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From Journaling to Visual Journey
by Dawn Espelage,
ATH Asst. of Writing & Poetry Therapy


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Imagination is the beginning of creation. You imagine what you desire, you will what you imagine and at last you create what you will. ~George Bernard Shaw

Like many avid journal writers, I remember my first childhood diary vividly. It had a champagne cover, pink embossed letters, a golden lock and key and creamy pages inviting me to speak my truth. Somewhere in my early adult years I lost that youthful enthusiasm and began assaulting my journal with every hurt and pain that came my way. It is necessary at times to bleed on the page. However, it is also imperative that we learn to re-frame our experiences to prevent a downward spiral as negativity breeds negativity. Although varying the writing exercises can expand one’s view, for me breaking free of the negative written loop began with a colored marker. I grabbed the first thing I could find one day and realized that my entire outlook had altered with that one simple change. I had released the “inner child” and let her come out to play.

What I have learned since is that adding texture and images into our journals shifts our creativity to a different level as well as our insight. When creating, we are tapping into our right brain which allows subconscious thoughts to bubble to the surface. Do we need to be artists (as in gallery displays, art degrees etc.) to do this? Absolutely not. Julia Cameron says that we are all writers, and I agree. I also believe that we are all artists. We create ~ relationships, ideas, meals, life, gardens, ourselves and yes, works of fiction, non-fiction, poetry and art.

Change your writing habits in small ways and see where it leads. Play with different pens and markers. Write in circles, squares or upside down. Use bubble letters or block print instead of cursive or Times New Roman font. Here are three easy steps to integrate visual elements into your journey:



If adding art into your journal is new to you, doodle. Play in the margins, adding small drawings that provide a visual of what you are writing or feeling. For example, if you are having a light and airy day, doodle the sun and daisies along the side. Sketch shapes and spirals using colored pencils and pens or paint pens. Doodle your symbol of the day.



I have found that I prefer journals with pockets so that I can save small mementos such as ticket stubs, a kind note, a business card or a perfect leaf. Eventually, these items make their way onto my journal pages. Save images that resonate and reflect on why they call to you. Magazines are a great resource but many items in the course of a day find their way into my journals. I’ve used napkins, receipts, dried teabags and brochures as well as photos that I’ve taken.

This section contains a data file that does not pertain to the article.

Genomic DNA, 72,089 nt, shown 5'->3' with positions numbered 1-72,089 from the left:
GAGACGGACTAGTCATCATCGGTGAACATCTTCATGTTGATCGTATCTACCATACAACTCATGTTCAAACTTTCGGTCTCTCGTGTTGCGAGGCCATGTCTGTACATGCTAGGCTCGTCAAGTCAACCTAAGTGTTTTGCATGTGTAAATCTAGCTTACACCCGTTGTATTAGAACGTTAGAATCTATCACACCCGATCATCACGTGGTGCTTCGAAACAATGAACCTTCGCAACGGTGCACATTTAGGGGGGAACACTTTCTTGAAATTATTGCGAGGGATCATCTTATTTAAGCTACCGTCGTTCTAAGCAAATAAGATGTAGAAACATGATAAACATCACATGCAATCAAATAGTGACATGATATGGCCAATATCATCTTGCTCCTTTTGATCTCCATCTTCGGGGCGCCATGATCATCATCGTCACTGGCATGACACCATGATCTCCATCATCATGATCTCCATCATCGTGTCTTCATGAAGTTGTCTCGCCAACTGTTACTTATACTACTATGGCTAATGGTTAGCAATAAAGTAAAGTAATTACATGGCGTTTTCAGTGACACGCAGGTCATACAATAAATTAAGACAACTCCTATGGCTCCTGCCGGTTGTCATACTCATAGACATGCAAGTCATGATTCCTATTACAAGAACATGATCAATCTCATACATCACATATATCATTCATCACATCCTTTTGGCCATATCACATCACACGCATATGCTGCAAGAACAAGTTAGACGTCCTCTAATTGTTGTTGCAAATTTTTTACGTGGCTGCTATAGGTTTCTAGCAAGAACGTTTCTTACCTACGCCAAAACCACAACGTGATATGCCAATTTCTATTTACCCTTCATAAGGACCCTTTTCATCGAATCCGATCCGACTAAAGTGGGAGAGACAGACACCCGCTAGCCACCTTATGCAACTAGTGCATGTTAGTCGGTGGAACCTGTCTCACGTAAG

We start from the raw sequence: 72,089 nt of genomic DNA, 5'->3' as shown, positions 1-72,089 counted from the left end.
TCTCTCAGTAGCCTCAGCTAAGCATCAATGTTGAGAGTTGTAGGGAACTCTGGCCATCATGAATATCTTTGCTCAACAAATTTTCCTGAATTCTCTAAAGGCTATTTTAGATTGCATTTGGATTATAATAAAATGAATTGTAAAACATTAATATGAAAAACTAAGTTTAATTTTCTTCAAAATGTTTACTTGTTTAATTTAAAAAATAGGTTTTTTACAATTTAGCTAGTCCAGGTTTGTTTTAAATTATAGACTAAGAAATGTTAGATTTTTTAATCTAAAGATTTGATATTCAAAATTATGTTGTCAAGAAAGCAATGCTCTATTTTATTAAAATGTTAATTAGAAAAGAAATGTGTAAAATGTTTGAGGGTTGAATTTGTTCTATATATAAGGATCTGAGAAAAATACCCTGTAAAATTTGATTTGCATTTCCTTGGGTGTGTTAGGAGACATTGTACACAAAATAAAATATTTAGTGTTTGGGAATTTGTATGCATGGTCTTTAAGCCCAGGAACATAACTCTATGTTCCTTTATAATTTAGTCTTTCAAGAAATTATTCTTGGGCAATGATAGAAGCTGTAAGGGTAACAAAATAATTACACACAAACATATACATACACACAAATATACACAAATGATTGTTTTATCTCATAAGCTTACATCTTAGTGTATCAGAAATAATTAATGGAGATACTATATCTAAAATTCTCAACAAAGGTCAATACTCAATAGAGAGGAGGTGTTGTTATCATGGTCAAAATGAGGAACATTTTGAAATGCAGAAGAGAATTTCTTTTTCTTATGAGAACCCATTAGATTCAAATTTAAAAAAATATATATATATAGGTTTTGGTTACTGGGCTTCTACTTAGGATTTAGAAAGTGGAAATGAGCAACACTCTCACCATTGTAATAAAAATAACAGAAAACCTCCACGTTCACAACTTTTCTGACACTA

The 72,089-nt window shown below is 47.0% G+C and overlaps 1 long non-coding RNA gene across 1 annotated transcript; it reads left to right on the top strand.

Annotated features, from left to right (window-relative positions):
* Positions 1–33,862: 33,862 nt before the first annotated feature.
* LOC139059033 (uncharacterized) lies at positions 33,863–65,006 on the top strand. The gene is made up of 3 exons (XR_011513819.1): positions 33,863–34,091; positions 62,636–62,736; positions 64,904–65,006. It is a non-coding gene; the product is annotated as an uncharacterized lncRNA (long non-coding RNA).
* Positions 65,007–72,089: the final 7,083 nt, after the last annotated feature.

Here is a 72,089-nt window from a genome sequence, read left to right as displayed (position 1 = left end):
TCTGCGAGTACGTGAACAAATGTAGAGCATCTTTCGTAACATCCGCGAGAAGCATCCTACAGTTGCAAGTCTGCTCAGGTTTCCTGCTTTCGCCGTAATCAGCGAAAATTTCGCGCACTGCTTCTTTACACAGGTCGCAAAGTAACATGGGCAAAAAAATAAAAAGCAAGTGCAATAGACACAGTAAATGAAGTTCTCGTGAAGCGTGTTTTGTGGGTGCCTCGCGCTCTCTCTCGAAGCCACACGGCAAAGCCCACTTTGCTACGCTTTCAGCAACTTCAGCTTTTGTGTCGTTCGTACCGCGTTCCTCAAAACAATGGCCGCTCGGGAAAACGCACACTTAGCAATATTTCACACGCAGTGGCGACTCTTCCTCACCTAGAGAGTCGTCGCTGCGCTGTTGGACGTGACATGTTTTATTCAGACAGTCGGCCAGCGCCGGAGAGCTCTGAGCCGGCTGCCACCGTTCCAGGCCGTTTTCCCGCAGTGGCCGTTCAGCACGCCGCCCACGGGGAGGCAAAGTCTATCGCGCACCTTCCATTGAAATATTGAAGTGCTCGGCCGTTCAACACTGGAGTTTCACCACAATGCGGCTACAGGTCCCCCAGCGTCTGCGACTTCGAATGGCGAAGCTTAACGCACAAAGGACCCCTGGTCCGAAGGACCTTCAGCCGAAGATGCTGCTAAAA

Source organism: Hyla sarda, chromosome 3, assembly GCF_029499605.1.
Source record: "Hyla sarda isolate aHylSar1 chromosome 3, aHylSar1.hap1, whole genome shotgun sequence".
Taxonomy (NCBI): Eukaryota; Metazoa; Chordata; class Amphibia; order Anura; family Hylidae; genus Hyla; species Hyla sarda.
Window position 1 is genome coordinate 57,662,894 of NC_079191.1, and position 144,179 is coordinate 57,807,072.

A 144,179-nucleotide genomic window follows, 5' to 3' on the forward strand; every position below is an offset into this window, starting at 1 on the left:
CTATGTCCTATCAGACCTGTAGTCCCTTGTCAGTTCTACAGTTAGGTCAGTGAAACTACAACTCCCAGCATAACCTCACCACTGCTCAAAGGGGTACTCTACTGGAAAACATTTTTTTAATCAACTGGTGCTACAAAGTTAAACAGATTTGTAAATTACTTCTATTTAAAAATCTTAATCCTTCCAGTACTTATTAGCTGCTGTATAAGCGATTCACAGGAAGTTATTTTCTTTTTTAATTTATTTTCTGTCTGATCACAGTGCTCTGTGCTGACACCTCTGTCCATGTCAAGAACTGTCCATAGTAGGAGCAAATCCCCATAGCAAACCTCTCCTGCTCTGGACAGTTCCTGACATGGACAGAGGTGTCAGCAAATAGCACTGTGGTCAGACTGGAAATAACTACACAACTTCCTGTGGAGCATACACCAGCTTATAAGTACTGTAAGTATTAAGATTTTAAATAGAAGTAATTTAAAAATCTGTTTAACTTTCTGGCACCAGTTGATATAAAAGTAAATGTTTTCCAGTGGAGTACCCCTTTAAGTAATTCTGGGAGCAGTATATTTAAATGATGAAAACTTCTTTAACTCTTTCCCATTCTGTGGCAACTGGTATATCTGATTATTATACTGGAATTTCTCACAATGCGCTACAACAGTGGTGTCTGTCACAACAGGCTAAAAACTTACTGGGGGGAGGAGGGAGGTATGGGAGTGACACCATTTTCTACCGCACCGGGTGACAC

Mixed Media Art


As you grow more comfortable with adding elements of art into your journaling, you may want full art journal pages to express a thought or emotion. This is where your words, art supplies, scrap-booking material, fabrics, ephemera and any other item/material that captures your imagination integrate into your visual journey.

Finally, allow yourself the freedom to play and silence your inner critic. Journal writing and visual journaling are about the process as the product of “self” remains a work in progress.



Have a comment or question? Visit our Writing & Poetry Therapy Forum to start or join a conversation.



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About the Author


Dawn Espelage, MA, ATH Asst. Editor of Writing & Poetry Therapy, describes herself as a truth seeker on a quest of self-discovery. She is a guide for women to find their voice, tell their story and celebrate their journey while empowering their daughters to do the same. She facilitates women’s circles utilizing journal writing and mixed media art for creative healing.

Dawn’s experience in child welfare social work has culminated in 14 years of group facilitation and workshops of varying topics such as stress management, self care, LifeBooks, parenting, adoption and journaling. Dawn has a Bachelor of Social Work degree from Radford University and a Master of Arts degree from Hollins University. She is a Certified Journal Instructor through
The Center of Journal Therapy, has presented at the Healing Through Creativity Festival and at the Stories from the Heart National Conference in Austin, TX. Dawn serves as a guest faculty member of Story Circle Network. Dawn has published Life Lines: Celebrate Your Journey and Celebrate Your Journey - A Monthly Planner and Journal Companion.

Dawn can also be found at her website, Life Lines Journaling, as well as her blog and at her site Girls Express which is dedicated to empowerment, enhanced self-esteem and healthy choices of girls age 7-11 through creative expression.




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